Sheesh. Lose Internet access for a week, and the game threads turn into WEEI, all but calling for J.D. Drew to be replaced, injured or worse and labeling him a failure in Boston after two whole months.
It’s clear Drew is in a bona fide slump. His numbers over the past month are terrible, and adjusting his BABIP from .208 to .290 does little to make them look better. But some perspective is needed here. Drew started the season hot and has been slumping since he went 3 for 4 on April 20 to bring his average back to .375. In the 27 games since, he has put up a paltry .179/.297/.263 with 1 HR and 6 RBI. His average is now .230 after going three straight games without a hit (covering 14 at bats).
That includes a 15-game stretch where Drew failed to get on base more than twice in a game. It doesn’t sound like much, but a quick search on the Baseball-Reference Play Index shows that hitters that go an extended period of time without reaching base three times in a game put up lousy numbers. Reach base zero times or once, sometimes twice, per game, and your averages will suffer (though Drew does have two stretches where he posted an OPS over 1.000 because he was getting on base at a rate close to two times per game for 10 or more games).
For example, Drew’s longest such streak, 32 games, spanned two seasons — 2002 and 2003 — and he put up a .188/.239/.388 line. In 2002, he went .208/.310/.417 over 23 games in June and July. Needless to say, with two such streaks, Drew’s 2002 was less than stellar (though still above league average), joining 1999 as the two worst seasons of his career.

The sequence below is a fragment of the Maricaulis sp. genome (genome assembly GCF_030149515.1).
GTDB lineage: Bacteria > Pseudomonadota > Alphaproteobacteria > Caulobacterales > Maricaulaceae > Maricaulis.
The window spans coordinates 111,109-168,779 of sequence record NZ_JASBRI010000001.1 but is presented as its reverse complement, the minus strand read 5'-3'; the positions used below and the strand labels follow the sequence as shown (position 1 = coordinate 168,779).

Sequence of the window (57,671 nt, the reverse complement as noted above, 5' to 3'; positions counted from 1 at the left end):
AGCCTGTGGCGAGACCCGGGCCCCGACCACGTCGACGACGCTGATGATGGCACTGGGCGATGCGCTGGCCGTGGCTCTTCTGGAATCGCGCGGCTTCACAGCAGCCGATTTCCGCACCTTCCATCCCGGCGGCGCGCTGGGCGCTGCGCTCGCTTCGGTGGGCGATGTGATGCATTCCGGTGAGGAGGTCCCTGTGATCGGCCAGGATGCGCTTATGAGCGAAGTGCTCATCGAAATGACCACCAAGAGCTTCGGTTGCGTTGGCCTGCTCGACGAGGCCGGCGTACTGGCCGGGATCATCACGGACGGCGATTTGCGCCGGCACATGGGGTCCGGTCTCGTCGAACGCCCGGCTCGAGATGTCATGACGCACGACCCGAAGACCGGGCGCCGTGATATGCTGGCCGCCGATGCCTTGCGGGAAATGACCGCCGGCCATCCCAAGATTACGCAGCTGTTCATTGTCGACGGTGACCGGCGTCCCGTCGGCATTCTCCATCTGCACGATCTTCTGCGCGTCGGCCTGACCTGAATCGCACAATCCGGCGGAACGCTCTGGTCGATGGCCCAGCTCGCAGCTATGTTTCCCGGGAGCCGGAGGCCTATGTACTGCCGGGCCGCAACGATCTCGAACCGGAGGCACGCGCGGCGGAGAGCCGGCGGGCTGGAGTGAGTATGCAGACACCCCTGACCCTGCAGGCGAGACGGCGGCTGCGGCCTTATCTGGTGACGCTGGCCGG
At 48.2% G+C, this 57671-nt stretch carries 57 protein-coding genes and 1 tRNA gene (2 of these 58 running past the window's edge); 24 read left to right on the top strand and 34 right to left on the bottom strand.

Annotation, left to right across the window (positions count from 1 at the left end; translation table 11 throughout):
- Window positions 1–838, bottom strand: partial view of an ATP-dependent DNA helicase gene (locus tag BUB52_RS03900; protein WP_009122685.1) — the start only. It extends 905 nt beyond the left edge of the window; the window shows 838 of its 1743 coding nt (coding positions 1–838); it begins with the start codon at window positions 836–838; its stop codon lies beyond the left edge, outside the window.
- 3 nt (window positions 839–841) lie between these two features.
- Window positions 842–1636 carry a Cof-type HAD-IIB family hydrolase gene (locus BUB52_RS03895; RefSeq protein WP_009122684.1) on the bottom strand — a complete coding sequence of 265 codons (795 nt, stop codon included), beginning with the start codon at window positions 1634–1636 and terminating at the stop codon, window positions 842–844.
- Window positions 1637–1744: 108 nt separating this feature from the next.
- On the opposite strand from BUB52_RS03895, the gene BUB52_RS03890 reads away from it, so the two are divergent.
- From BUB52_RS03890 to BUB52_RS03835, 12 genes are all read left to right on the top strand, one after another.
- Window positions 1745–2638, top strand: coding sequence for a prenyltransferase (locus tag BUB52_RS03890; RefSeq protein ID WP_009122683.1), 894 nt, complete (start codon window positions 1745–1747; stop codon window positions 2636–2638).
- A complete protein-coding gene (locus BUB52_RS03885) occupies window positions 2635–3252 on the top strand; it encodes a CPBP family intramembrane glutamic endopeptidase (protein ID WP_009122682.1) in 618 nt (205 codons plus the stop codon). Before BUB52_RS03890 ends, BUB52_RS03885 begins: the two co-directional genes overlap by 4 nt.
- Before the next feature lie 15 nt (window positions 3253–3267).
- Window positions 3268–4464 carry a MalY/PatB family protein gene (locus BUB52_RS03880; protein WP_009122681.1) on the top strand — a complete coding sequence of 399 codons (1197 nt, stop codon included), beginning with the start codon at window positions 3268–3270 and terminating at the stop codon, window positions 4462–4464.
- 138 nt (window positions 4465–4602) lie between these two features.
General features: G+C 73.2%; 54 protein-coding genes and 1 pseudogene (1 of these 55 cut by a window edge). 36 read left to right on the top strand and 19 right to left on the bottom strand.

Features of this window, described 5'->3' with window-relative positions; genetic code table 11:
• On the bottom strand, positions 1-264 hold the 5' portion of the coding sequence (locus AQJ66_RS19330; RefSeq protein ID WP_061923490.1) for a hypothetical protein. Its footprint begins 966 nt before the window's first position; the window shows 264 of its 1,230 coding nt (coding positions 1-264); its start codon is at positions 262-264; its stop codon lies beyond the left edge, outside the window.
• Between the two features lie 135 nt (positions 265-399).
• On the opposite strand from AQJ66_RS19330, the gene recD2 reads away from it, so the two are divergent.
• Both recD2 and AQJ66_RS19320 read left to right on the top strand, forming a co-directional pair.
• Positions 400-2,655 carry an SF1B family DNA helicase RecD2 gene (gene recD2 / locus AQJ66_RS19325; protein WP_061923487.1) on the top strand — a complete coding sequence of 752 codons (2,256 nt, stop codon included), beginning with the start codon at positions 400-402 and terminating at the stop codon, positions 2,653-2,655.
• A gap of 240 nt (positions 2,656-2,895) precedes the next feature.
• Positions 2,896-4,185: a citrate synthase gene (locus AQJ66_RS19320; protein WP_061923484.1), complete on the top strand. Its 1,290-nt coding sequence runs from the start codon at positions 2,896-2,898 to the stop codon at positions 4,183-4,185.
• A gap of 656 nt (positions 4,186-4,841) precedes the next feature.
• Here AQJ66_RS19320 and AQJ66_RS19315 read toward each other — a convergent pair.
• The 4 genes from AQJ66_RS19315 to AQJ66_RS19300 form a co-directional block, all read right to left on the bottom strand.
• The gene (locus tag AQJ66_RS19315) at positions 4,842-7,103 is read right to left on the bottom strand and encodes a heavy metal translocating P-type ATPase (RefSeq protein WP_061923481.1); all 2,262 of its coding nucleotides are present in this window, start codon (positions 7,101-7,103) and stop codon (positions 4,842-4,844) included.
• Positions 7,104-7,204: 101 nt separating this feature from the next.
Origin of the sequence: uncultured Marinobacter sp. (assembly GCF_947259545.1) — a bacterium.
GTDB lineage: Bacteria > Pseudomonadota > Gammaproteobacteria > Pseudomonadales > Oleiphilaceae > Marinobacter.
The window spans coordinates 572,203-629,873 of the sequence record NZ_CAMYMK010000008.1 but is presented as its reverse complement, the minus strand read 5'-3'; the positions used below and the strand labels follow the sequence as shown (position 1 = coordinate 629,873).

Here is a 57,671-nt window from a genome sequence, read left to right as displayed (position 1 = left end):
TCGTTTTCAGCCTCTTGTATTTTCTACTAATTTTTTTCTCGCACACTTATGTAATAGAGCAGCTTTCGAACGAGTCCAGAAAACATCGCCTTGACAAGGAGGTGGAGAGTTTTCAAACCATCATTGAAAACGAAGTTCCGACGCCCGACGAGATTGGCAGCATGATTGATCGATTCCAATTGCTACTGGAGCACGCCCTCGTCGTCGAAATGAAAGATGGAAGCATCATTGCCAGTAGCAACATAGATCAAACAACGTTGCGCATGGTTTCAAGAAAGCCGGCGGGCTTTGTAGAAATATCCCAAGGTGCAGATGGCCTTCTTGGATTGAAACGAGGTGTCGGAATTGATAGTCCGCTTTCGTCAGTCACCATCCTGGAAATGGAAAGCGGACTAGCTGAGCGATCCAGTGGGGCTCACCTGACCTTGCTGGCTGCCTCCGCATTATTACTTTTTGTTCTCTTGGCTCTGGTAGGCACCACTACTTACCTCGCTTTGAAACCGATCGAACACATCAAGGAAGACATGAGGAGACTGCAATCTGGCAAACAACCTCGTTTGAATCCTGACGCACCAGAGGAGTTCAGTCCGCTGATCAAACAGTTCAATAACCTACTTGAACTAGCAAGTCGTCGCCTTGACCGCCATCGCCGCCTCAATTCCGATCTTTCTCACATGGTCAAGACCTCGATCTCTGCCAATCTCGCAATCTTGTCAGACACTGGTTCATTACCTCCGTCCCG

Still, Drew has been known to bounce back from these protracted slumps. In 2000, he went .213/.284/.410 in 18 games over May and June. He went .308/.417/.474 the rest of the way. In 2003, after finishing that awful 32-game stretch, he went on a tear, going .375/.429/.672 over the next 20. In 2005, Drew famously started the first five games of the season without a hit, and was hitting .114 on April 15. He then hit .307/.419/.543 over the next 36 games.
Of course, injuries have played a role in Drew’s streaks and slumps. He heated up shortly after returning from the DL in 2003, for example. Likewise, he was DLed in July 2002 after his 23-game slump. Is this trouble due to an injury? He says no.
All this to say that J.D. Drew has slumped badly before, even for as long as a month at a time. In the end, he’s rebounded. A little patience is in order, especially considering the depths of previous slumps that players such as Dustin Pedroia and Jason Varitek appear to have shaken.